Eagle Point district violated teachers' rights
The Eagle Point School District enacted "fear-based policies" by banning picketers on its property during the May 2012 teacher strike and unconstitutionally violated the free-speech rights of picketing teachers and those of a sympathetic student, a federal judge has ruled.
U.S. District Judge Michael McShane ruled in favor of the Eagle Point Education Association as well as former association President Dave Carrell and former student Staci Boyer in their federal civil suit against the district over its policies on picketing and signs that were enacted on the strike's eve.
McShane's ruling, which adopts findings and recommendations declared in April by U.S. Magistrate Judge Mark Clarke, deemed those policies as overreaching in restraining striking teachers from any signs or picketing on district property.
The ruling also found that a security guard should not have forced student Boyer to park her car off-campus simply because it had an "I Support D9 Teachers" sign in the rearview mirror based on the district's pre-strike rule stating only approved signs and banners could be on school property.
Clarke's ruling declared that the district's strike policies overstepped the free-speech rights of teachers and students to the point that district leaders flunked their own civics class.
"In this case, in what could have been an incredible opportunity for students to witness the function of the Bill of Rights in their very own lives and learn first-hand that the important principles of our government are not mere platitudes, instead became a situation of reactionary, fear-based policies designed to suppress any opposition or unpopular viewpoint," Clarke wrote in his recommendation.
Carrell said Friday that he felt "vindicated" by the ruling, which he called "dead on" while favoring the strikers on each point raised during the bitter, weeklong strike.
"We were treated like thugs by D9, not like teachers," said Carrell, now a middle school math teacher in the Reynolds School District outside of Portland. "You trusted us with your kids last week and now we're thugs?
"This was a matter of walking the walk that we teach our students about all the time," Carrell said.
District Superintendent Cynda Rickert said she disagreed with the court's findings and will take the issue to the School Board Wednesday to determine whether the district will appeal.
Rickert said the policies and procedures enacted for the strike came out of advice the district received from the Oregon School Boards Association, and the ruling potentially has far-reaching implications.
"These were actions we were advised to take," Rickert said. "This is something much bigger than Eagle Point."
The ruling grants Carrell and Boyer "nominal damages" and requires their attorneys to file a proposed judgment in the case by next week.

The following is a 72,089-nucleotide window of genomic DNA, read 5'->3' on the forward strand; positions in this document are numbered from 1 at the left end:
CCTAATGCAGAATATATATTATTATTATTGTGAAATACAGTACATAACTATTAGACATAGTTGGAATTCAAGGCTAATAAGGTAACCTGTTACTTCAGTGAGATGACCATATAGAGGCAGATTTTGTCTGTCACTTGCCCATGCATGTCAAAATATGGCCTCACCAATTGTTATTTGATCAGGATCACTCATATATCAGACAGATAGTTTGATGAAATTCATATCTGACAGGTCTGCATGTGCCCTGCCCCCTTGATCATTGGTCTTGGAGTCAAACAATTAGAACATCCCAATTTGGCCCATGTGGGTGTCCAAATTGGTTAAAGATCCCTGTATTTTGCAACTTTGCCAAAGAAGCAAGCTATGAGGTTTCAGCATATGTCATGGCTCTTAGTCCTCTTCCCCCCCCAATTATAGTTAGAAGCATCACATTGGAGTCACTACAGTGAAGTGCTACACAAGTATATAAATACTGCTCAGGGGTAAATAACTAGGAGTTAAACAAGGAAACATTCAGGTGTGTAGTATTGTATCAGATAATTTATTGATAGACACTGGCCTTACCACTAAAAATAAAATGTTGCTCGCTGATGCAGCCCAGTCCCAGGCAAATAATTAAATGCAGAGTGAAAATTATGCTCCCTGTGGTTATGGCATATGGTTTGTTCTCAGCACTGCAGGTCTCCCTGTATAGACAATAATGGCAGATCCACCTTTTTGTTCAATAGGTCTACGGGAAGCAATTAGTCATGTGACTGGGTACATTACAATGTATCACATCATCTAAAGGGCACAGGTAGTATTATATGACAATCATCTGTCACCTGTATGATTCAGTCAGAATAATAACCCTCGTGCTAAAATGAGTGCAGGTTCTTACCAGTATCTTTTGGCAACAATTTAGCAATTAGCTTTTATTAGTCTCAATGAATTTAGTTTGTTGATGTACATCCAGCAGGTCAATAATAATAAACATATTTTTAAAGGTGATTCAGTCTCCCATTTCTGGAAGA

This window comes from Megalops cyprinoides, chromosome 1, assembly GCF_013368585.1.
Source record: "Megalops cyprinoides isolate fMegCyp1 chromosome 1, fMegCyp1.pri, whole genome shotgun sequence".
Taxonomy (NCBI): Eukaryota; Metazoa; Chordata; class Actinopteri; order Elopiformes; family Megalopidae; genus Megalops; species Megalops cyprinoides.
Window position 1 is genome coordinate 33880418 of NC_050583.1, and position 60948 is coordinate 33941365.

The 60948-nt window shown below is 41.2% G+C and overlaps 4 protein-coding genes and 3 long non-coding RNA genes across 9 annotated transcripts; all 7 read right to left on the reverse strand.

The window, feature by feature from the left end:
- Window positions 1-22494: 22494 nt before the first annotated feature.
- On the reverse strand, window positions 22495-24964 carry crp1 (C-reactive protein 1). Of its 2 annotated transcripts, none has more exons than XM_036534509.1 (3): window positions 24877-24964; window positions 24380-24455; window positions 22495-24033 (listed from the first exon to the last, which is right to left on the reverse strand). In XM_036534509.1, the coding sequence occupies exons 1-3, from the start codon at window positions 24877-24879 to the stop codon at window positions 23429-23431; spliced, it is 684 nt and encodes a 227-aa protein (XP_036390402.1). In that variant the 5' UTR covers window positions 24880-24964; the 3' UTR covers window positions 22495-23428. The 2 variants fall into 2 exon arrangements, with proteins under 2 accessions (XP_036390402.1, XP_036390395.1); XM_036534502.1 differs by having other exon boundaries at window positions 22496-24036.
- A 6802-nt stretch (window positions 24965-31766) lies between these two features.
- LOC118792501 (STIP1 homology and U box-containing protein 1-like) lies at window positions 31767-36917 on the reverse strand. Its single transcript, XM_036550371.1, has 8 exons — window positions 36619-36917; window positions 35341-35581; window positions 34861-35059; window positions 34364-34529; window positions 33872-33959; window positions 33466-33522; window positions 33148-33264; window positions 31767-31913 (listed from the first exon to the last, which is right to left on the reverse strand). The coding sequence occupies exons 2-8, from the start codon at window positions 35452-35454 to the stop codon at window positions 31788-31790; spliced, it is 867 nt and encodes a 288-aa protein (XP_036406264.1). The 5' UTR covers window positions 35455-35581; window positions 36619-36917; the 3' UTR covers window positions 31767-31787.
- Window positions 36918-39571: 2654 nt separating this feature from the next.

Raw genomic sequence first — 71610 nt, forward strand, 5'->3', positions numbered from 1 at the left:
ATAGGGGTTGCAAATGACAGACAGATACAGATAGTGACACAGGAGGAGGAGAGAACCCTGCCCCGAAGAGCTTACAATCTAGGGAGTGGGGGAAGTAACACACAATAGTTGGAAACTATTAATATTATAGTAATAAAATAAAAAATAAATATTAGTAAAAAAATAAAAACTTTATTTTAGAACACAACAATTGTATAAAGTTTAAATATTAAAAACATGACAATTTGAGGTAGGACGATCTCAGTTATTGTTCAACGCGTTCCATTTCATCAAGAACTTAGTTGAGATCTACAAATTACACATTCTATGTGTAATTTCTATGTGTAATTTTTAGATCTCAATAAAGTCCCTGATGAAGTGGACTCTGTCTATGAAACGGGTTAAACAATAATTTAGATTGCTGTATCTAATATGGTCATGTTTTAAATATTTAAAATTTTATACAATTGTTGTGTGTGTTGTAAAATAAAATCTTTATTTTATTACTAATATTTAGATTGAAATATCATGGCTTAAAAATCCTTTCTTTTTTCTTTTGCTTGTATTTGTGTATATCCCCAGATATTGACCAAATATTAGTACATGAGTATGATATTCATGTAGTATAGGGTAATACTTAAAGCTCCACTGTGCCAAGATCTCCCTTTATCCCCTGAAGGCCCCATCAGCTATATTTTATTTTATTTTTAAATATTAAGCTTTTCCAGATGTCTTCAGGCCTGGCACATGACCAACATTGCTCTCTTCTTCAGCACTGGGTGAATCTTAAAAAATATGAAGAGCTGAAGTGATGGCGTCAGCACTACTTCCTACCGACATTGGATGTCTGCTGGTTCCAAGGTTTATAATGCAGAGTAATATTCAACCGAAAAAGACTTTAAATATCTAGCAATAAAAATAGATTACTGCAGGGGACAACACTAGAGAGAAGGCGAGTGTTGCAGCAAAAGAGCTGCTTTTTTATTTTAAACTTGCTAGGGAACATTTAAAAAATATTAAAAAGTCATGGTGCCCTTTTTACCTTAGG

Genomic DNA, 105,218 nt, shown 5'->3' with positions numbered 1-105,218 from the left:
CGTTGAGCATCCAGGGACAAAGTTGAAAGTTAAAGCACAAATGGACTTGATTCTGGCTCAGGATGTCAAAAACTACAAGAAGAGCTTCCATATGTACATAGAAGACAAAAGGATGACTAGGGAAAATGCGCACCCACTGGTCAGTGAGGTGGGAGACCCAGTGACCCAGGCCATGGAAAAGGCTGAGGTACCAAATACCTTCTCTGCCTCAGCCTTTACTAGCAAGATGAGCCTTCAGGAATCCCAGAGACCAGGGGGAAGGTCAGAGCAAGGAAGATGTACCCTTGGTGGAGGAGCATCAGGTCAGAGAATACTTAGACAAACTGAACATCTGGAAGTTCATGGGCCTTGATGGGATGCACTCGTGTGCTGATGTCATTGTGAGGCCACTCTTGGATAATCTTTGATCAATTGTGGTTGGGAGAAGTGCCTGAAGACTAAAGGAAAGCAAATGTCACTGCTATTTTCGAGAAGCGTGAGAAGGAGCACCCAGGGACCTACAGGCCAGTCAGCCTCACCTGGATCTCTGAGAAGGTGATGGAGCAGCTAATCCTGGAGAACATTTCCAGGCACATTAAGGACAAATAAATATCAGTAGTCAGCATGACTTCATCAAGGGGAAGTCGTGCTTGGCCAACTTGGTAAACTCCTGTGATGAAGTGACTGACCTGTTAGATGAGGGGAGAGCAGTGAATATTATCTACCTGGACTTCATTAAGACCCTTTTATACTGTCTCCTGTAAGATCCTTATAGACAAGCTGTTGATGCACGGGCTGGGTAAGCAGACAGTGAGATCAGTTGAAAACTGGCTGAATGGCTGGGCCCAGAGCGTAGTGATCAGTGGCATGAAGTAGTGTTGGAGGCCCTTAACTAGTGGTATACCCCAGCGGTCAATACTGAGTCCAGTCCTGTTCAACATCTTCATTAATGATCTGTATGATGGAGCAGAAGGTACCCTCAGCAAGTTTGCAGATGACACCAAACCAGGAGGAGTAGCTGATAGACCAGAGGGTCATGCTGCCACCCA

At issue were a series of moves the School Board made just before the teachers struck May 8, 2012. They included separate resolutions banning all signs and banners from district property unless they received advance written approval from Rickert, and a ban of picketers from all district properties.
Clarke ruled that the resolutions were "a clear prior restraint on a particular viewpoint" not necessary to protect the district's mission and didn't consider reasonable time, place and manner restrictions on signs or picketers.
The sign ban was too broad and the district didn't show that Boyers' sign in her car caused a disruption at school, Clarke ruled.
Clarke also ruled that the blanket restrictions on picketers were unreasonable and was more about quelling a viewpoint than helping educate students. The restrictions were not based on curbing picketers just when students were there and did not take into account nondisruptive demonstrations such as quiet and peaceful picketing, Clarke ruled.
The district in a May 14 court filing claimed Clarke's ruling was in error because officials considered the school district property a place that was not a forum for free speech by the general public. District attorneys also argued that there were no appellate court decisions declaring that striking teachers have the right to picket on school property.
Moreover, the district argued that its banning of picketing on its property was not subject to free-speech thresholds cited by Clarke but instead was "government speech" essential to its collective bargaining position in contract talks.
Regardless, the district maintained that the restrictions were "reasonable and viewpoint-neutral," court documents state.
The filing also argued that the pre-strike policies should have been adjudicated as an unlawful labor-practice claim and not a free-speech issue.
The district claimed the policy enacted before the strike was merely an extension of long-standing district policies.
The district also claimed it should not be liable for the one-time action of the temporary security guard not acting on district policy when the guard turned Boyer away at the parking lot.
The court ruled against the district in all those claims.
Reach reporter Mark Freeman at 541-776-4470 or by email at firstname.lastname@example.org.